Ptosis, pronounced toe-sis, is the medical term for drooping of the upper eyelids. The droopy eyelid can be mild to severe. People who have ptosis may complain that people tell them they look “tired or lazy.” Because of a constant effort to raise the eyelids it is not uncommon to also complain of fatigue and tension headaches.
- 1. What are the common causes of ptosis (droopy eyelids)?
- 2. Why is it urgent to see a doctor when my child has droopy eyelids?
- 3. How is this procedure done on my child?
- 4. What are the post operative instructions for my child?
- 5. When can my child go back to school?
- 6. I notice and I am told by others that I always look tired, is there anything that could be done for this?
- 7. Does my insurance cover ptosis or droopy eyelids surgery?
- 8. What type of anesthesia is used?
- 9. I am interested! How should I proceed?
1. What are the common causes of ptosis (droopy eyelids)? top
The most common reason for ptosis is acquired ptosis, which develops as we age. This is due to disinsertion of the tendon that holds the eyelid up in a normal anatomic position. Another cause is congenital ptosis, which happens when a child is born with droopy eyelids. This is rather an urgent medical condition for the child and surgery may be needed to prevent permanent loss of vision in the affected eye. Other rare causes of ptosis include myogenic ptosis from conditions such as Myasthenia gravis, neurogenic ptosis, due to third nerve palsy and mechanical ptosis from tumors or trauma.
2. Why is it urgent to see a doctor when my child has droopy eyelids? top
In order for the visual system to develop normally, each eye needs to receive the visual information independently. In other words if the child has droopy eyelids, this will result in blockage of the visual information to the brain, thus leading to irreversible poor vision. Therefore it is important to surgically raise the eyelids to prevent permanent loss of vision.
3. How is this procedure done on my child? top
All surgeries for ptosis are performed on an outpatient basis. This means the child will have nothing to eat after midnight before surgery and the surgery will be done in the morning with the child going home the same day. The surgery will vary depending on the type of ptosis, which is determined by Dr. Parsa on the initial exam. In general most children with congenital ptosis will need a form of sling procedure. The sling is used to raise the eyelid to the correct level.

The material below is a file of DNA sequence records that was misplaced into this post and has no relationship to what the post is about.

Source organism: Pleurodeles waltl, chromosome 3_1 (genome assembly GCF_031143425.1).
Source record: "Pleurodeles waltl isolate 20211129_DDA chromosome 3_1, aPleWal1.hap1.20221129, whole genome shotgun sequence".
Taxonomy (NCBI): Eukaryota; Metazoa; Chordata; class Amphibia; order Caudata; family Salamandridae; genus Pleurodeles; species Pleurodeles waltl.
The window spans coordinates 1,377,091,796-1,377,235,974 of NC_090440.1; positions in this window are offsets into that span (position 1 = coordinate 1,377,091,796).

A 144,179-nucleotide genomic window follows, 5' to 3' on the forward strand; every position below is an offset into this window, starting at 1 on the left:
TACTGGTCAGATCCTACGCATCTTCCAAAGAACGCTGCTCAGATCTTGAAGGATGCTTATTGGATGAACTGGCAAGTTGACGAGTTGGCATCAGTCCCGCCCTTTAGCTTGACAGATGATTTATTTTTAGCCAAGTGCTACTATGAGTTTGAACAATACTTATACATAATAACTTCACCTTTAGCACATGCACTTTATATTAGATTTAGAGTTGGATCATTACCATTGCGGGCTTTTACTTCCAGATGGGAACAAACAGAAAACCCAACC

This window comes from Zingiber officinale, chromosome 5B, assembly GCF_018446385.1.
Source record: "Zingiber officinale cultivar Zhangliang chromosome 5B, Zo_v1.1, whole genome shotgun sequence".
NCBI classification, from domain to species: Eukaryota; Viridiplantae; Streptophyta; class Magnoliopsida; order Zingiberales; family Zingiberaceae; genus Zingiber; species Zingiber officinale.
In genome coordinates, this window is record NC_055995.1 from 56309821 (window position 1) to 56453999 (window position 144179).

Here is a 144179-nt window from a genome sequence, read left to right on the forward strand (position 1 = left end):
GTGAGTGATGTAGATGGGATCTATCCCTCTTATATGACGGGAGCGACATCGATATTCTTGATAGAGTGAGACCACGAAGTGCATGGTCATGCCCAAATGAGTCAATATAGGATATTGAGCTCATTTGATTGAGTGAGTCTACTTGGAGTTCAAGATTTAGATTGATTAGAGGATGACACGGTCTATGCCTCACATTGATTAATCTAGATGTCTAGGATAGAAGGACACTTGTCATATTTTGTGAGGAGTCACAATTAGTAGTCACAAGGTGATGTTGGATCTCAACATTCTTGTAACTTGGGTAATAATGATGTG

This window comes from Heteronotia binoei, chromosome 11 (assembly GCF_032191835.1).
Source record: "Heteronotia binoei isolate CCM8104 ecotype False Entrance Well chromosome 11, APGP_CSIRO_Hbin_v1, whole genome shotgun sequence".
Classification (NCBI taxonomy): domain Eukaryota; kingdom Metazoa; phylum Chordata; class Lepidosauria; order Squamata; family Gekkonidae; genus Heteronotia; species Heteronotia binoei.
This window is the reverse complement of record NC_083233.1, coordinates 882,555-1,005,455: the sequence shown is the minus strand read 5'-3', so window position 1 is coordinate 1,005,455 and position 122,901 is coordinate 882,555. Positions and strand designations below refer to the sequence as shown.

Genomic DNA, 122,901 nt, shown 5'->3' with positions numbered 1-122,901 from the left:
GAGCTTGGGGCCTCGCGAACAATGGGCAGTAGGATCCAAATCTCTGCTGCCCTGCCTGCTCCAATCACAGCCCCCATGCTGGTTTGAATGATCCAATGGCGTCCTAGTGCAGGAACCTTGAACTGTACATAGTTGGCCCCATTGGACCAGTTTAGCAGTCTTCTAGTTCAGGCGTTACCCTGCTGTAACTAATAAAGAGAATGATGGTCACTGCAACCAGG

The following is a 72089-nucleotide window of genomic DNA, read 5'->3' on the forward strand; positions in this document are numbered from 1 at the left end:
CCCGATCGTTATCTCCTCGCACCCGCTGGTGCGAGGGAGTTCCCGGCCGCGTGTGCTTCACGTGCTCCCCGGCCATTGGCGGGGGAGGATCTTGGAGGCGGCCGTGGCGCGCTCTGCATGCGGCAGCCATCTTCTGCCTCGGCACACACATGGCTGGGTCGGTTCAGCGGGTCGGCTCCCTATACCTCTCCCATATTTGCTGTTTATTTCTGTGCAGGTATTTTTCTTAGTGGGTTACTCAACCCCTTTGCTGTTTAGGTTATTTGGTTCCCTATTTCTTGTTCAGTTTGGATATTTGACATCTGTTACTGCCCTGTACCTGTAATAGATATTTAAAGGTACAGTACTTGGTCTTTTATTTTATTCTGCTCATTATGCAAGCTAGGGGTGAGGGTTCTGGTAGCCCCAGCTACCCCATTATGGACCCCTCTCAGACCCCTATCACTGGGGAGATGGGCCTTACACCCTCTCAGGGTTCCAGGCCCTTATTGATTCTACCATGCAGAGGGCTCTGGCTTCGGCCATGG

4. What are the post operative instructions for my child? top
The first 24 hours after surgery use ice packs or frozen peas over the eyelids as much as possible, this is to decrease the post operative swelling. Children's Tylenol should be sufficient to address any pain. You will be given an antibiotic ointment which should be applied to the incision site 3 times a day for one week. The first post operative visit will be a week after surgery. Post operative swelling for a few weeks is normal. The sutures used are absorbable and will not need to be removed.
5. When can my child go back to school? top
Typically the child will be able to go back to school after one week of rest.
6. I notice and I am told by others that I always look tired, is there anything that could be done for this? top
Droopy eyelids can give the false impression that you are tired. Raising the eyelid will give a more awake and alert, youthful appearance.
7. Does my insurance cover ptosis or droopy eyelids surgery? top
The insurance should cover most children with ptosis because of its urgency. However on adults a visual field test is performed to determine how much of the superior vision is affected by the ptosis.
8. What type of anesthesia is used? top
In children the procedure is performed under general anesthesia. In adults most eyelid surgery can be performed under local anesthesia. If desired, local anesthesia with sedation can be performed. This type of anesthesia, also known as Monitored Anesthesia Care ( MAC ), is performed by an anesthesiologist. The main advantages of this anesthesia are: (1) it does not require putting a breathing tube in the throat, (2) it does not require a breathing machine, (3) the recovery is much faster, (4) there is less nausea after surgery. All of these elements translate into greater comfort and safety. During MAC anesthesia, an intravenous needle is placed into one of the veins of the arm or hand. Relaxing medication is given to make the patient fall asleep. The amount of medication is adjusted as needed. After the patient is asleep, numbing medicine is placed in the skin of the area that is being operated on. During the procedure the patient is unaware of anything going on and cannot hear anything, yet he or she is breathing normally.
9. I am interested! How should I proceed? top
If you are considering this procedure we encourage you to schedule a private consultation with Dr. Parsa. During this visit he will listen to your concerns and, after a comprehensive evaluation, will discuss the best management for you. If you are a suitable candidate you will be informed of all potential risks of the procedure. Depending on your gender, ethnicity, and age, a customized procedure will be tailored for you. If you are an out of town patient visiting our Beverly Hills Office, please do not hesitate to contact us to help arrange your travel plans.